ADDIS ABABA (Somalilandpress) — An Ethiopian minister has denied reports that millions of people need urgent food aid after failed rains.

Disaster Prevention Minister Mikitu Kassa told the BBC that the government was helping those hit by the drought.

He was speaking after the US-funded Famine Early Warning System warned of increased hunger in parts of the country in the coming months.

Ethiopia has been extremely sensitive to images showing its people as starving since the famine of 1984-5.

Mr Mikitu said the report was “not evidence-based”.

“It is baseless, it is contrary to the situation on the ground,” he told the BBC’s Focus on Africa programme.


In pictures: Living with hunger

He admitted that 5.7 million people were currently getting food aid but argued that “in the Ethiopian context, there is no hunger, no famine” and that the situation was not as bad as in recent years.
[ad#Google Adsense (300×250)]
“The government is taking action to mitigate the problems,” he said.

The latest Famine Early Warning System (Fewsnet) projections show parts of the country in the extreme east, north-east and south-west as “extremely food insecure” – one level below that for a famine – in the period January-March 2010.

The worst affected areas are in the Somali, Gambella and Afar regions.

It says high food prices, poor livestock production and low agricultural wages will lead to increased hunger.

Its report comes after the failure of both rainy seasons in 2009.

Aid agency Oxfam recently warned that drought had hit parts of East Africa for the sixth year in a row.

Oxfam said Somalia’s drought was the worst for 20 years, and November rainfall was less than 5% of normal in parts of Kenya and Ethiopia.

The UN has already said it is aiming to feed 20 million people in East Africa over the next six months.

Source: BBC News, 1 January 2009


  1. Rather than attribute this to Ethiopia's sensittivity to its image, I would argue that it is an attempt to quell potential internal conflict. An admission of the food crisis would give momentum to opposition parties ahead of the 2010 General Elections. This would have the effect of galvanizing the opposition and the emergence of a self-conscious oppressed groups (i.e the OLF or political parties would mobilize support within the different ethnic regions pointing to the lack of action or oppressive measure of Zenawi).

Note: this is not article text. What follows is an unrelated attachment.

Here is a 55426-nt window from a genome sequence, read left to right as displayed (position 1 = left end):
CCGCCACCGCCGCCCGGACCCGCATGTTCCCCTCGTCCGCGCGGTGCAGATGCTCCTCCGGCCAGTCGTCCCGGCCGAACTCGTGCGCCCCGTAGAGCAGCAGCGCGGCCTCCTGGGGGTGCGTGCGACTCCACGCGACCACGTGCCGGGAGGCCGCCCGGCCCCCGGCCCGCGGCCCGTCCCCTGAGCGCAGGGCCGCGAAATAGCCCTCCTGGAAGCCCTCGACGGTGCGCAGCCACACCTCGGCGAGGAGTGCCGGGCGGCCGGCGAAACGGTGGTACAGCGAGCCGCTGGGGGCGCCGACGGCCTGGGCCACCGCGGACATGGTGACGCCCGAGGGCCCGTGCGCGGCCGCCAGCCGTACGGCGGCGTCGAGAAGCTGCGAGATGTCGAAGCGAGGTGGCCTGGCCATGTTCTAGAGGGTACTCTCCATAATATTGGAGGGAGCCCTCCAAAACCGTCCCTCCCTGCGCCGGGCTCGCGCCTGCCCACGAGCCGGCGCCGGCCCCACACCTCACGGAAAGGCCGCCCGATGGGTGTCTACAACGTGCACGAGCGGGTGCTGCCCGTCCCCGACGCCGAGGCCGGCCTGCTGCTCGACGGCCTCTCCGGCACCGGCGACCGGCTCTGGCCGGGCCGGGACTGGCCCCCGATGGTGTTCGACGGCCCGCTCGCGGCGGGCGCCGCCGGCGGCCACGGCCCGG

Moreover, it would make sense for Ethiopia to deny the food crisis on the basis that its "sensitive to images showing its people as starving", when they could use the food crisis to ask for more donor funds, to add to the more than a billion dollars they receive annual.

    On the whole, I find the article lacks depth and is based on the assumption that Ethiopia is denying the existence of a food crisis solely for the sake of its global image.

  2. Whatever the reason, the indisputable fact about Ethiopia is that the country is synonymous with famine and has repeatedly failed to feed itself.

    From Haile Selassie of late 1960s and early 1970s to Mingistu Haile Mariam of the 1970s and 1980s and now TPLF’s Meles Zenawi, all Ethiopian rulers have miserably failed to safeguard the dignity of their people.

    It is predictably familiar for aid agencies and others to warn the world that yet again Ethiopians will die in their millions if the life saving grain does not arrive in time. Meles receives billions of dollars in aid but is unable to break the cycle.

    What is unique to Ethiopia is the fact that no other African country, indeed the world, including those who nature has not been kind to and have less natural resources suffers from famine as Ethiopia does and are not only able to feed their people but some never had famine or asked for food aid. Even the chaotic Somalia who not only endured two decades without central government but have not known a day without fighting and unnecessary deaths somehow fairs better than Ethiopia.